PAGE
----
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Gary Cahill and the Curse of the Eternal Flashback

Chelsea lost 3-0 at Arsenal, and this is not a match report

Arsenal v Chelsea - Premier League Photo by Shaun Botterill/Getty Images

Chelsea got hammered by Arsenal today, going down 3-0 at the Emirates thanks to goals from Alexis Sanchez, Theo Walcott and Mesut Ozil. Pretty much everyone involved on our side should feel ashamed of themselves.

If you think this post is going to be a match report, you don’t know me very well. Instead, let’s travel to the year 2214 and see what’s become of one of our good friends.

A haggard-looking man staggers into a well-furnished office, slumping against the jamb of the door to steady himself. His skin is lined and grey, his once-blue clothes faded, his hair a tangled mass of despair. He is two hundred and twenty-nine years old.

Another man, seated, looks up at the first. His initial assumption is that the apparition is some strange prank of Projection, and it’s several seconds before he realises that the wild-eyed creature invading his workspace unannounced is actually real. He frowns, doing his mediocre best to radiate contempt, the fingers of his right hand rattling viciously off his walnut desk.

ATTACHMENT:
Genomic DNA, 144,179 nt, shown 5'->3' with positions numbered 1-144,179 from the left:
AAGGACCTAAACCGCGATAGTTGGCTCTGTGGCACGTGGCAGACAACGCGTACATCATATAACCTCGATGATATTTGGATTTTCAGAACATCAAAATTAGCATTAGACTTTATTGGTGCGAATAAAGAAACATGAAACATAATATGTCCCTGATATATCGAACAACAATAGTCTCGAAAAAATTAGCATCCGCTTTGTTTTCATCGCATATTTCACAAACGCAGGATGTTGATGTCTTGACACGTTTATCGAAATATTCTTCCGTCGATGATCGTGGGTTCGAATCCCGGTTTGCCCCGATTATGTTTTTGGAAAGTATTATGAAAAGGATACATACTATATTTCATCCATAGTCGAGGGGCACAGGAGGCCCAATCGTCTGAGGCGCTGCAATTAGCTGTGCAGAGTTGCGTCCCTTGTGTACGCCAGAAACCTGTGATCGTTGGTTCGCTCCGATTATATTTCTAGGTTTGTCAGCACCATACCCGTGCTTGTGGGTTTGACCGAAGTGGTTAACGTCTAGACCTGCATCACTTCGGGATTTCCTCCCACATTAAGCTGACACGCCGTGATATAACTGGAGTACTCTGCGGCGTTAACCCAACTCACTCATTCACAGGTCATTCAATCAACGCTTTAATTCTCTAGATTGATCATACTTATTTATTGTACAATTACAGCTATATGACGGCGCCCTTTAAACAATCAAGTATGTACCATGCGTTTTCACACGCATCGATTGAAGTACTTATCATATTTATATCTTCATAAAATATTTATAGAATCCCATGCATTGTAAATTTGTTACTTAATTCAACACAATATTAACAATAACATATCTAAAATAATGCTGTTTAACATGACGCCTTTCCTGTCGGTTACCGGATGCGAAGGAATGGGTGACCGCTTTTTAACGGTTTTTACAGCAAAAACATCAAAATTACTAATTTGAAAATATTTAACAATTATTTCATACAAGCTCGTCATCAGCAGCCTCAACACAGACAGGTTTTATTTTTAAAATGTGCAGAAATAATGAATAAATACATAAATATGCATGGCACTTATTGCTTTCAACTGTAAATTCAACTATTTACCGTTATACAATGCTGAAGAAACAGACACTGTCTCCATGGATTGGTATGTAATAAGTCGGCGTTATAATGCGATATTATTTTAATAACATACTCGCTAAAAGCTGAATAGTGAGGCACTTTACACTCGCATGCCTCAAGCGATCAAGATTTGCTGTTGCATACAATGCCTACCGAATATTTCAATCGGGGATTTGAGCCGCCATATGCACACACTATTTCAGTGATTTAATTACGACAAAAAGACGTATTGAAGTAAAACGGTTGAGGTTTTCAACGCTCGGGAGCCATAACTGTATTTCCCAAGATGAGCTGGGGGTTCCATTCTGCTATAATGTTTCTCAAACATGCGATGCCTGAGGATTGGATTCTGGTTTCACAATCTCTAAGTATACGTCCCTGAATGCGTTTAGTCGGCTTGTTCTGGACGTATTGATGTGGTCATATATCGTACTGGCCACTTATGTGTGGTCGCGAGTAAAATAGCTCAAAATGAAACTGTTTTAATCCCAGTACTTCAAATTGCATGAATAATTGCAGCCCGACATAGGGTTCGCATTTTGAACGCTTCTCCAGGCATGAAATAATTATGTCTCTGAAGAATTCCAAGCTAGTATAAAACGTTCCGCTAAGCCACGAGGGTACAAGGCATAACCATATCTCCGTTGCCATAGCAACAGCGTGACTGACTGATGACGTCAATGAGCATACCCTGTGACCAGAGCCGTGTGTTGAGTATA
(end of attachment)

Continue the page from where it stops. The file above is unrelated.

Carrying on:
“Do you have an appointment, Mr. ... ?”

“I d-d-do. Cahill.”

The fingers stop bouncing. A search is invoked, a face found, probed, dissected, aged. A match.

Gary Cahill?”

Gary Cahill doesn’t smile. He is too tired to smile. “Yes.”

Adam Lee does not have a visit from Gary Cahill on his calendar — such a visit would have necessitated at least redecoration, if not an entirely new space. He resolves to make the most of the situation, however. Humanity’s greatest hero has not been seen in public for a generation.

“I’m honoured to meet you, Mr. Cahill. To what do I owe the pleasure? Please, sit.”

Cahill takes the proffered chair, sliding limply down into the padded seat.

“Some water?”

“Thank you, that w-would be ... kind.”